When in search of the perfect beer, a lot of beer enthusiasts scoff at the idea of the more sweet versions being marketed to the casual consumer. There are huge campaigns right now in the works, and they are aimed towards bolder and more innovative flavors. Granted some work better than others, but the buzz words that surround these beers have pushed the usual ‘crisp’ and ‘bold’ words to second tier. Below is a good list of why sweet beer is here to stay, and more so on why it’s so awesome.
This is a light apple, cherry, and cranberry ale that has only 4% ABV to make it dangerously close to being a poor man’s Kool-Aid. By comparison the cheap and sweet wine known as Boones Farm, wildly infamously beloved by casual drinkers worldwide, has a higher ABV by a mile. Even considering the aforementioned, New Glarus Serendipity is a great take on how to balance of fruity flavors with the taste of beer without making it bitter or overpowering. The result is a bit of a snappy aftertaste that will make most drinkers forget that the root of this concoction came about by accident.
Next up is a more powerful fruit beer, with Epic Brewing Brainless on Peaches tasting more like an early adopter of fruit and beer, as in it is sans the sweetness. A peach by itself is not really one of the sweeter fruits, so the genius of this beer is that in its 22 ounce glory it tip toes the line between being tasty for a regular beer drinker and a casual one. The base of the beer is an award winning ale with peach puree added, so in essence it isn’t as complex as some people might think. Although not really sweet, the dry spicy taste melts in the mouth all so well, and is a favorite of many drinkers.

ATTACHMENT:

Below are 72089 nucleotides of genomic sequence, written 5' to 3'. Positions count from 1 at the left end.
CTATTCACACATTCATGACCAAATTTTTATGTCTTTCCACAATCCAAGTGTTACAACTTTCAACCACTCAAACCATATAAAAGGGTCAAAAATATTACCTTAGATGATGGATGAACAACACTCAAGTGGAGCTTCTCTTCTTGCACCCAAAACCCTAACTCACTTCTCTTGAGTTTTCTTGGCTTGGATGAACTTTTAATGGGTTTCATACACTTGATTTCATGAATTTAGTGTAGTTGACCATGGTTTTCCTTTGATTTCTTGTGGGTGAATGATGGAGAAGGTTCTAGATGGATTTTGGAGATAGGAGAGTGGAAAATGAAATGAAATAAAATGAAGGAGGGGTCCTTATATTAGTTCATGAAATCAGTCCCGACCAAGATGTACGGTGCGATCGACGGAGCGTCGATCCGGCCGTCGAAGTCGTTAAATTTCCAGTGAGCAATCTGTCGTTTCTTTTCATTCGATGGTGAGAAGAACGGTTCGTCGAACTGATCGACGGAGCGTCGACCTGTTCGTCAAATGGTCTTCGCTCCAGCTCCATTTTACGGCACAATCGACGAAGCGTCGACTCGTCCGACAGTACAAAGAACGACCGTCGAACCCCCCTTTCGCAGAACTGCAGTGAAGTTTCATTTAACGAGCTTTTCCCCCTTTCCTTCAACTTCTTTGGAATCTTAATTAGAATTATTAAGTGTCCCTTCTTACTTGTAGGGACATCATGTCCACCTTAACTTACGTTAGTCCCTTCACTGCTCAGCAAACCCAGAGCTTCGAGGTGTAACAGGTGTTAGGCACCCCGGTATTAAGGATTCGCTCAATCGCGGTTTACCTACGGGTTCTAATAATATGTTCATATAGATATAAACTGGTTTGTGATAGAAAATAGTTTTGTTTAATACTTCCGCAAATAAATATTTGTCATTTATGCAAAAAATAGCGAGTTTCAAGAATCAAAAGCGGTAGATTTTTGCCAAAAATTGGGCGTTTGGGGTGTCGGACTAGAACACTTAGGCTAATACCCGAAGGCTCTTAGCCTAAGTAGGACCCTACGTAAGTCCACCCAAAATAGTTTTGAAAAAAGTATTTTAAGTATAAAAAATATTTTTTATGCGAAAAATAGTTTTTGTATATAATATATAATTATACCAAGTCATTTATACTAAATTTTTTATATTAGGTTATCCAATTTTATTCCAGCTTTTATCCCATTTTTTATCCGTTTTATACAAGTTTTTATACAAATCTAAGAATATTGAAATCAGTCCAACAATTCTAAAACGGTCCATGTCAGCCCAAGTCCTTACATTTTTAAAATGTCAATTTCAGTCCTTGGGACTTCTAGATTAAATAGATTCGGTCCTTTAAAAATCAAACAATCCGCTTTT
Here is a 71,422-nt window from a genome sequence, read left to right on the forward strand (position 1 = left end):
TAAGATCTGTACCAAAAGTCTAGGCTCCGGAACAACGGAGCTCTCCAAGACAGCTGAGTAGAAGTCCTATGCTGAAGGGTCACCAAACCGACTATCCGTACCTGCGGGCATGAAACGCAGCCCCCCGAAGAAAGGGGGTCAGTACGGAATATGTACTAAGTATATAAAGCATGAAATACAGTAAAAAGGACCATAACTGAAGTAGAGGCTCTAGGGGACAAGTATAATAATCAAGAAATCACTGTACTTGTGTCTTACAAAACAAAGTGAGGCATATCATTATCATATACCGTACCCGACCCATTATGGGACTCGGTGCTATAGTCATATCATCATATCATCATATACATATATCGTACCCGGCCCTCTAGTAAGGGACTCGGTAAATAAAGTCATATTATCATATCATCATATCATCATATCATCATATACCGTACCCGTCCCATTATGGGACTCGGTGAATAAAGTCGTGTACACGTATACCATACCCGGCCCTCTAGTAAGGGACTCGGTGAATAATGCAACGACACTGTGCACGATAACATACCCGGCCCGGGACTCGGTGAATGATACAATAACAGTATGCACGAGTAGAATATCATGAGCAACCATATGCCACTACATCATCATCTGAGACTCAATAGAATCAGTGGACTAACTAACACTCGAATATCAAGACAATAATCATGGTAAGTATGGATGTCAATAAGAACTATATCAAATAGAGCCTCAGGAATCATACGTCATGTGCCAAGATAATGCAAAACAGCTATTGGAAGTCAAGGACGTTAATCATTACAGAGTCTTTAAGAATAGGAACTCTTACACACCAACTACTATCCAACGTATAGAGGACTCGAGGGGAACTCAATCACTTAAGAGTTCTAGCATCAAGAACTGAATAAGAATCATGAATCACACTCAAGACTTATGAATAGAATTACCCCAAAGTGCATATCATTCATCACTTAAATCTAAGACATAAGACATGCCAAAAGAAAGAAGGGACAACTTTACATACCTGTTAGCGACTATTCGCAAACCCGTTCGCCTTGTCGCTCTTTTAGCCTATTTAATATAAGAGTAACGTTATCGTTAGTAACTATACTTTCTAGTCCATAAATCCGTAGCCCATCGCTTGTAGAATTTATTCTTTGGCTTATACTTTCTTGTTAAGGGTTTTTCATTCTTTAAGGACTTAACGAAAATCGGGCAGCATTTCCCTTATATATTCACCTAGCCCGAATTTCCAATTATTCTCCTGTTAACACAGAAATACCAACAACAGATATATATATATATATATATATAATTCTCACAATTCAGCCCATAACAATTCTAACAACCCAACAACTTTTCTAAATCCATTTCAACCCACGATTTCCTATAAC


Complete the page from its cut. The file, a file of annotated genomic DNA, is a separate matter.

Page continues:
If you’re anything like me, then when you hear pumpkin most don’t automatically think fruit. Then again that puts you at the bottom populace in intelligence, but fret not because I’m sitting right next to you! This is an amazing beer from Almanac that came into birth in the year 2010, with an emphasis on fresh rather than manufactured. The previous Epic Brewing Brainless on Peaches uses a puree, while this beer uses organic heirloom aged pumpkins. What could be somewhat of a weird flavor is offset by the brilliant inclusion of toffee, giving it a rich and thick sweetness. This is one of the more naturally sweet beers on the list, and one that will probably have the most fans when compared to side by side. Don’t miss out on this one, it is a keeper in every way.
The absolutely weird design on the bottle may turn most consumers away, but if ignored this is a pretty tasty beer to have by itself. This is a slightly bitter grapefruit beer throws in some light mango and apricot flavors and does a good job of being juicy without being too sweet. It’s an interesting take, as grapefruit by itself isn’t a widely popular fruit. It blends in so well with this beer that a lot of people will not realize they are drinking a beer, making it another winner for newbies. Out of all the beers on the list this one is the most surprising with its flavors, but considering Ballast Point’s history it shouldn’t come as a surprise to anyone familiar with the brand name.
Lastly, this is one of the more ‘tradition’ fruit beers, playing off of the flavors of blueberries and blackberries. Granted, that’s one of the easier choices to make a base with wine, but with beer there is a fine line. Dogfish Head Black & Blue has impeccable bottle art, and comes off like a really strong wine. This is actually not a bad mix, allowing it to be served alongside good wine at a dinner table, with barely anyone noticing any major difference between the two. In many cases this sweet beer is better than some of the more traditional wines, with the carbonation literally dancing on your tongue and cutting through with the perfect amount of acidity. This is one of the better surprises on the list, and worth a taste.